Posts for tag: loose teeth
During your lifetime you’ll eat thousands of meals — and generate a lot of force from chewing over the years. But thanks to a support system of gum tissues and bone, your teeth can normally handle it.
What your teeth can’t handle, though, are higher than normal chewing forces on a continual basis. This can happen if you grind your teeth, which can produce 20-30 times the normal force. The habit often arises in adults because of high stress and often occurs during sleep.
These abnormal forces can stretch the periodontal ligaments that hold teeth in place, cause the teeth to become loose and at increased risk for loss. The best treatment strategy is to reduce clenching with, for example, muscle relaxants or anti-inflammatory drugs or lower the effects with a mouth guard that won’t allow the teeth to make solid contact during clenching.
Your teeth can also become loose even with normal chewing forces if you have advanced periodontal (gum) disease. Gum disease arises from dental plaque, a thin film of bacteria and food particles left on teeth due to poor oral hygiene. As it builds up, it causes inflammation of the gum tissues resulting in bone loss and causing the gums to detach from the teeth, increasing pocket depth.
Our first step in this case is to treat the gum disease by removing plaque and calculus (tartar) from all tooth and gum surfaces. This includes infected areas below the gum line and around the roots, a circumstance that could require surgical access.
As treatment progresses in either of these scenarios the gum tissues heal and often regain their attachment to the teeth. But that can take time, so we may need to stabilize any loose teeth in the short term. The most common way is to splint them to other secure teeth. This is done by using a clear acrylic bonding material to join the loose teeth together with a strip of metal or other rigid material (like joining pickets in a fence).
When symptoms arise, quick action is the key to preventing lost teeth. If you notice swollen, painful or bleeding gums or especially loose teeth, don’t delay — contact us so we can begin treatment as soon as possible.
If you would like more information on the causes and treatments for loose teeth, please contact us or schedule an appointment for a consultation. You can also learn more about this topic by reading the Dear Doctor magazine article “Loose Teeth.”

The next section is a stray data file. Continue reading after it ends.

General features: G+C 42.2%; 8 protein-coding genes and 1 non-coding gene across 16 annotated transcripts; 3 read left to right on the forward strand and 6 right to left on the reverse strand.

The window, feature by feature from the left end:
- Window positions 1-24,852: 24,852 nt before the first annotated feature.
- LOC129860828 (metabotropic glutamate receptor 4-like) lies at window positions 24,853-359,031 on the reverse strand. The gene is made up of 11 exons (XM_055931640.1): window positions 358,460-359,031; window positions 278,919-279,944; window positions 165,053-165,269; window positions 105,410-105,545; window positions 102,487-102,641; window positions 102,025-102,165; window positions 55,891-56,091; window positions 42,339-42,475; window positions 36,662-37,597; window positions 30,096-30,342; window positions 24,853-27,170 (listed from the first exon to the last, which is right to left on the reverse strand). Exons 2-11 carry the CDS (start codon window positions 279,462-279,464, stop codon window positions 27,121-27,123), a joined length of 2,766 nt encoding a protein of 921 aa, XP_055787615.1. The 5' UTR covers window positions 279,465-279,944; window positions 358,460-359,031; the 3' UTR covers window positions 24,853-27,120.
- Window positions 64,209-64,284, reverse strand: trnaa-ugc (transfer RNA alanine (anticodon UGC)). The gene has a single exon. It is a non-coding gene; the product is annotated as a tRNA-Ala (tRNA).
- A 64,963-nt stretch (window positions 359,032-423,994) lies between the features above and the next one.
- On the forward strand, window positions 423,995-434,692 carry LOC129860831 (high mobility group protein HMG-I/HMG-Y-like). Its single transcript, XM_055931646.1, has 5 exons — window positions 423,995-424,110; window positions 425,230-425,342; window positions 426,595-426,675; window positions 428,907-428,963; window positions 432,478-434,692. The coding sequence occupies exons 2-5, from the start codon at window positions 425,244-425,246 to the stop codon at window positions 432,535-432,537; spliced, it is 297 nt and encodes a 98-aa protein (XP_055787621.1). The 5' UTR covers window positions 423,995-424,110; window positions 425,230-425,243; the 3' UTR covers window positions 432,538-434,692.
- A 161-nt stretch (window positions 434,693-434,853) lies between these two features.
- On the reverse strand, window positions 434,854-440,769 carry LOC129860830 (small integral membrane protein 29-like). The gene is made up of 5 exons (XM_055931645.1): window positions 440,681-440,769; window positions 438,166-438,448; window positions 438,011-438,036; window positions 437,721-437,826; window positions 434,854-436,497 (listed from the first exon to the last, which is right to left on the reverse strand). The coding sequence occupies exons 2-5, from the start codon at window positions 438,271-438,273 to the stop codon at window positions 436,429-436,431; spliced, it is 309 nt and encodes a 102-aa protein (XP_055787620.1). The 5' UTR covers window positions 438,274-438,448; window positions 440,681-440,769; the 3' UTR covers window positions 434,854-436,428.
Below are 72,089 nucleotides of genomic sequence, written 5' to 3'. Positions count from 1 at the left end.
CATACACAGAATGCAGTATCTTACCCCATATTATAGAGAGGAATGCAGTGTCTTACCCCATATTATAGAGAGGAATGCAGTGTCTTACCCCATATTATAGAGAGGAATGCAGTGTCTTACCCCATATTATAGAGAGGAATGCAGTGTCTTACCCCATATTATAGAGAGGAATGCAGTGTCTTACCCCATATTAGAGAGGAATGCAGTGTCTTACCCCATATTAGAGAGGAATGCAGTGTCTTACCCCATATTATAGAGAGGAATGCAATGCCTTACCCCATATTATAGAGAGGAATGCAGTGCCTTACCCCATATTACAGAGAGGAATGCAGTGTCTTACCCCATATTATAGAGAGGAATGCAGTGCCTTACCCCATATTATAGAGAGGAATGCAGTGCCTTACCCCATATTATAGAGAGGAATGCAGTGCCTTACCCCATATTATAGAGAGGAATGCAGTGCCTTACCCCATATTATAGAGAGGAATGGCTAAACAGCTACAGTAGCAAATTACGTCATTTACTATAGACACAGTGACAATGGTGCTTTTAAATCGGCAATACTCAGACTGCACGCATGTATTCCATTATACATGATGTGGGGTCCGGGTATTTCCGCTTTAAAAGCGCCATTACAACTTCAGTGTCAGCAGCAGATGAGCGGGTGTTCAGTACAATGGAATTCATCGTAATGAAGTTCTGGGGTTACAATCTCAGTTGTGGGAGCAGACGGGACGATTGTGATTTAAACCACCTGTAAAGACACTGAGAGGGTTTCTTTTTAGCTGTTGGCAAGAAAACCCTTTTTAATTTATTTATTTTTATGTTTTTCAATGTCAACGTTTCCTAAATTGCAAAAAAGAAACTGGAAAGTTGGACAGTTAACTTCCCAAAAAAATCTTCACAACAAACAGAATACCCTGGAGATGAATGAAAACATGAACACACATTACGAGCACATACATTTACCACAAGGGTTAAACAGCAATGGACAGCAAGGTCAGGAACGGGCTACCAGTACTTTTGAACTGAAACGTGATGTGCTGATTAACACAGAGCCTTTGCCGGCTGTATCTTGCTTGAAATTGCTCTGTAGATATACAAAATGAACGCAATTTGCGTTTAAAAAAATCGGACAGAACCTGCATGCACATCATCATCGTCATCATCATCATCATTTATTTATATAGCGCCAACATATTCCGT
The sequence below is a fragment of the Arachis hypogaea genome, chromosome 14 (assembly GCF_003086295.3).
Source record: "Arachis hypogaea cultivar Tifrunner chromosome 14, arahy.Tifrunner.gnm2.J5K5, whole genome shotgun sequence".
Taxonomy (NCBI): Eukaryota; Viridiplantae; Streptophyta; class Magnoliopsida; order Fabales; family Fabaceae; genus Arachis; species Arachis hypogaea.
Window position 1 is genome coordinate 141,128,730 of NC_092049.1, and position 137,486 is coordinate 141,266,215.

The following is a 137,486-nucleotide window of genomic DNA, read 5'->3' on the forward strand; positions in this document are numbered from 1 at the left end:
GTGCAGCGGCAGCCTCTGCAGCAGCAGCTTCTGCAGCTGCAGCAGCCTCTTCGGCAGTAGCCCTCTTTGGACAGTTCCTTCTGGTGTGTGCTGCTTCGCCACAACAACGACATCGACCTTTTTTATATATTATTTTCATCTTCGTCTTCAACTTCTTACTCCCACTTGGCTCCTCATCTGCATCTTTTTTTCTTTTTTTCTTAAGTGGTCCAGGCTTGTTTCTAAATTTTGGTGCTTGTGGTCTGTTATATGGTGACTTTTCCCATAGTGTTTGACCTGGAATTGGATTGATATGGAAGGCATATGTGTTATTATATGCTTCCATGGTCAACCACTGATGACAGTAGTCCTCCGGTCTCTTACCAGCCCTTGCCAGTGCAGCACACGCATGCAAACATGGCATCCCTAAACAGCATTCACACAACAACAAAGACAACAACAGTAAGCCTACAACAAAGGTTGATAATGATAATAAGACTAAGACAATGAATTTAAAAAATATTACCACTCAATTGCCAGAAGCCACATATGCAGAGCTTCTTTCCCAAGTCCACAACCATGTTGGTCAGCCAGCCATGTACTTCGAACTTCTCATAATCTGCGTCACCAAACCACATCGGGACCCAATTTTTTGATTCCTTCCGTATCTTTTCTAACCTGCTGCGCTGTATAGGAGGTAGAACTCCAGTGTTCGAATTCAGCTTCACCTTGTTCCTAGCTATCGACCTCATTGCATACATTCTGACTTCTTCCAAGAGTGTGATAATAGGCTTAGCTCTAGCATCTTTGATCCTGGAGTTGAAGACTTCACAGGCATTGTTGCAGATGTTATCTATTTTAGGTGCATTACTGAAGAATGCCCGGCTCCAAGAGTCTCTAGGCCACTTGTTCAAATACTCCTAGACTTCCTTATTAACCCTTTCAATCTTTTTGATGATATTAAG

A loose baby tooth is normal and expected; a loose permanent tooth is quite another matter: it’s an advanced sign of disease that could lead to losing the tooth.
The reasons for its looseness may vary. You may have experienced “primary occlusal trauma,” in which the teeth have experienced a prolonged excessive biting force beyond their tolerance. This can be caused by habitual grinding or clenching the teeth.
You may have also experienced “secondary occlusal trauma”: although the biting forces are within normal ranges, the teeth still can’t handle the stress due to degraded bone support and gum tissue detachment. Clenching habits combined with weakened bone and gums will only accelerate and worsen the damage.
The most frequent cause in adults for loose teeth is secondary trauma from periodontal (gum) disease. Bacterial plaque built up on teeth from poor oral hygiene causes a chronic infection that eventually weakens gum attachment to the teeth. A loose tooth is a late sign of this damage.
Treatment for disease-based loose teeth has a twofold approach. First, we thoroughly clean the tooth, root and gum surfaces of all plaque and calculus (hardened plaque deposits) to reduce the infection and inflammation and restore tissue health. This is often accompanied by antibiotic treatments to reduce bacteria below the gum tissue.